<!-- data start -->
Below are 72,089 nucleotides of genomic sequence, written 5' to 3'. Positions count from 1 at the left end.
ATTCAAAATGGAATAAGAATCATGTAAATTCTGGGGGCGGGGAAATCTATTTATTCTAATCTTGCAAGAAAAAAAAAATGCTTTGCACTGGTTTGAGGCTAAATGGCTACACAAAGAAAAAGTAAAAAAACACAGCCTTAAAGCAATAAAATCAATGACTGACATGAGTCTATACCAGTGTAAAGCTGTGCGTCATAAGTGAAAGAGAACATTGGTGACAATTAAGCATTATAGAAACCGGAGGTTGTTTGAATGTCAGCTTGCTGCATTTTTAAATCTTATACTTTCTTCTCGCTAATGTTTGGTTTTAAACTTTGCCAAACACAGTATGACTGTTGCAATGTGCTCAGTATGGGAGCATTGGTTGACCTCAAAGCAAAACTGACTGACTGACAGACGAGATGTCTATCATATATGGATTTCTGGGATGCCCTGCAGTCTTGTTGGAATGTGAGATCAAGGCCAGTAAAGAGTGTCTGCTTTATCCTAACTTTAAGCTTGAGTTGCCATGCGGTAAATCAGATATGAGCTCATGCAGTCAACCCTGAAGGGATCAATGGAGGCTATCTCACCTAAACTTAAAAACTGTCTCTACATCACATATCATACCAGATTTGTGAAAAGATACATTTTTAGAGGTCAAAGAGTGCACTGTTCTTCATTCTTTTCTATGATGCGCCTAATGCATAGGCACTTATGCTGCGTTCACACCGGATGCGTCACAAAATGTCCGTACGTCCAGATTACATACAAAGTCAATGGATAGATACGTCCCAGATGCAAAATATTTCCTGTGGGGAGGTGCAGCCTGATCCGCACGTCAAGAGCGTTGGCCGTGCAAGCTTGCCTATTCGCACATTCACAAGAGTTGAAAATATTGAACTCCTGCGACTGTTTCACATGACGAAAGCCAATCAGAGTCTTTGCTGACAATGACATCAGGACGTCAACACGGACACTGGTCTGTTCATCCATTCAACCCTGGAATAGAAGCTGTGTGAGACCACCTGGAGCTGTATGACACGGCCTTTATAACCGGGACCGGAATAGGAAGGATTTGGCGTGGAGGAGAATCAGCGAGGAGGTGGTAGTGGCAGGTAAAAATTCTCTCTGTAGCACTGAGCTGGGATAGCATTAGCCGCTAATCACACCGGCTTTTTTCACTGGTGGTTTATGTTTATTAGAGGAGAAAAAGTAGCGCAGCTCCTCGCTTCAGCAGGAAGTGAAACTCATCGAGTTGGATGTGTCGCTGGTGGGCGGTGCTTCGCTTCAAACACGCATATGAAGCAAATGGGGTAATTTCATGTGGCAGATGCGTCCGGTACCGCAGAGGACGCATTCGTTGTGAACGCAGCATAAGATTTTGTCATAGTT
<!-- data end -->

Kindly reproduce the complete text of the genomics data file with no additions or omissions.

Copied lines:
Below are 72,089 nucleotides of genomic sequence, written 5' to 3'. Positions count from 1 at the left end.
ATTCAAAATGGAATAAGAATCATGTAAATTCTGGGGGCGGGGAAATCTATTTATTCTAATCTTGCAAGAAAAAAAAAATGCTTTGCACTGGTTTGAGGCTAAATGGCTACACAAAGAAAAAGTAAAAAAACACAGCCTTAAAGCAATAAAATCAATGACTGACATGAGTCTATACCAGTGTAAAGCTGTGCGTCATAAGTGAAAGAGAACATTGGTGACAATTAAGCATTATAGAAACCGGAGGTTGTTTGAATGTCAGCTTGCTGCATTTTTAAATCTTATACTTTCTTCTCGCTAATGTTTGGTTTTAAACTTTGCCAAACACAGTATGACTGTTGCAATGTGCTCAGTATGGGAGCATTGGTTGACCTCAAAGCAAAACTGACTGACTGACAGACGAGATGTCTATCATATATGGATTTCTGGGATGCCCTGCAGTCTTGTTGGAATGTGAGATCAAGGCCAGTAAAGAGTGTCTGCTTTATCCTAACTTTAAGCTTGAGTTGCCATGCGGTAAATCAGATATGAGCTCATGCAGTCAACCCTGAAGGGATCAATGGAGGCTATCTCACCTAAACTTAAAAACTGTCTCTACATCACATATCATACCAGATTTGTGAAAAGATACATTTTTAGAGGTCAAAGAGTGCACTGTTCTTCATTCTTTTCTATGATGCGCCTAATGCATAGGCACTTATGCTGCGTTCACACCGGATGCGTCACAAAATGTCCGTACGTCCAGATTACATACAAAGTCAATGGATAGATACGTCCCAGATGCAAAATATTTCCTGTGGGGAGGTGCAGCCTGATCCGCACGTCAAGAGCGTTGGCCGTGCAAGCTTGCCTATTCGCACATTCACAAGAGTTGAAAATATTGAACTCCTGCGACTGTTTCACATGACGAAAGCCAATCAGAGTCTTTGCTGACAATGACATCAGGACGTCAACACGGACACTGGTCTGTTCATCCATTCAACCCTGGAATAGAAGCTGTGTGAGACCACCTGGAGCTGTATGACACGGCCTTTATAACCGGGACCGGAATAGGAAGGATTTGGCGTGGAGGAGAATCAGCGAGGAGGTGGTAGTGGCAGGTAAAAATTCTCTCTGTAGCACTGAGCTGGGATAGCATTAGCCGCTAATCACACCGGCTTTTTTCACTGGTGGTTTATGTTTATTAGAGGAGAAAAAGTAGCGCAGCTCCTCGCTTCAGCAGGAAGTGAAACTCATCGAGTTGGATGTGTCGCTGGTGGGCGGTGCTTCGCTTCAAACACGCATATGAAGCAAATGGGGTAATTTCATGTGGCAGATGCGTCCGGTACCGCAGAGGACGCATTCGTTGTGAACGCAGCATAAGATTTTGTCATAGTT